The "surprise album drop" is arguably the music industry's most notable new promotional trick of the decade. David Bowie was arguably the first to try the stunt with 2013 release The Next Day, although in his case the surprise element was simply the announcement of its existence, the album not arriving for sale for two months after it was first revealed to the world. It was Beyonce who took the concept to a new extreme later that year with her self-titled fifth album which not only appeared online without any prior warning as a music project but also with a video for every track already completed. In this information-led age, the ability of even the biggest stars in the world to secretly create entire bodies of work without any rumours or leaks circulating remains something of a marvel.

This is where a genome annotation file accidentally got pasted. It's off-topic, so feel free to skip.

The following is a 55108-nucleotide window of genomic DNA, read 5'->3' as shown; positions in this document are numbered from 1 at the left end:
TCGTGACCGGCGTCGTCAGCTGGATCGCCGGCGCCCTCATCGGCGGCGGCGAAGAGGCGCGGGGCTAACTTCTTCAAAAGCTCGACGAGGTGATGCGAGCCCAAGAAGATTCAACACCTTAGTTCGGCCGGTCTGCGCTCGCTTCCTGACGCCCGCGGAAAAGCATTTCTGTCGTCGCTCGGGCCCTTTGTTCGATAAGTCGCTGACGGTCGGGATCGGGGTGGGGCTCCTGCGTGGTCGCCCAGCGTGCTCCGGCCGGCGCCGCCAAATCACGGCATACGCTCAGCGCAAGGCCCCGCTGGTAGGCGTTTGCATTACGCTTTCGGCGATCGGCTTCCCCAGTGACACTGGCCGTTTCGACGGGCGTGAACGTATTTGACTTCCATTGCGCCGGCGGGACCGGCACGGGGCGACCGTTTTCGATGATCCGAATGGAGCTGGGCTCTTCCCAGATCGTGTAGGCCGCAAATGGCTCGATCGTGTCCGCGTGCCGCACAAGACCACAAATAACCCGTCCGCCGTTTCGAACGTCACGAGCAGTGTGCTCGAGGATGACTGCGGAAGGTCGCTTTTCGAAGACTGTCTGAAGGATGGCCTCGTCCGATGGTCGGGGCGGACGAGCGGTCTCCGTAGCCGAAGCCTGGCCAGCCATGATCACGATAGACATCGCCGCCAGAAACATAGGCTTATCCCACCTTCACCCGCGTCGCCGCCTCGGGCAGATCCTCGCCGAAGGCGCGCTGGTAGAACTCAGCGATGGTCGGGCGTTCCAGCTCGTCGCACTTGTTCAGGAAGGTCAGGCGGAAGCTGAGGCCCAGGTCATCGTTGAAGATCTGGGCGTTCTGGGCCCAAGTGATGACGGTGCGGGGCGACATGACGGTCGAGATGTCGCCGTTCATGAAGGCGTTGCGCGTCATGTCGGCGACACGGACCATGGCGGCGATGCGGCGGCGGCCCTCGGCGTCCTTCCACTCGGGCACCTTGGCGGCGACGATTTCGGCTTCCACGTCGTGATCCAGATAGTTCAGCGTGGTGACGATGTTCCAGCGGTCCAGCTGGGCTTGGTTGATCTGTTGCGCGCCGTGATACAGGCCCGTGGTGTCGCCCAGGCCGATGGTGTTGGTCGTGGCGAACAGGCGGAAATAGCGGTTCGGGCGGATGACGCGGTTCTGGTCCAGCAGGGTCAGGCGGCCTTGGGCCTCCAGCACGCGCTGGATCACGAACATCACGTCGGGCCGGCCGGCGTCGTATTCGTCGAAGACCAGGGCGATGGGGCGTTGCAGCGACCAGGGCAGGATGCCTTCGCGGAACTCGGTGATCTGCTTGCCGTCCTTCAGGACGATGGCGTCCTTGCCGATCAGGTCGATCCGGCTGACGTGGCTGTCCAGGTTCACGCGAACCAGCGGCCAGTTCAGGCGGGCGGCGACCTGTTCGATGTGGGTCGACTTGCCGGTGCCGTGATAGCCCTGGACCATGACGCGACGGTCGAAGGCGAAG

This week the "surprise drop" club gained a new member as just nine months after the release of his last album Revival he suddenly unveiled his tenth studio album Kamikaze on New Music Friday last week. It soars straight to the top of the album charts, how could it not after all? In the process, he too writes himself into the record books. Kamikaze is Eminem's ninth consecutive Number One album in the UK, a run stretching back to the release of The Marshall Mathers LP back in 2000. He's the first artist in chart history ever to achieve this, moving past the eight in a row record which he had held jointly since the end of last year with both Abba and Led Zeppelin.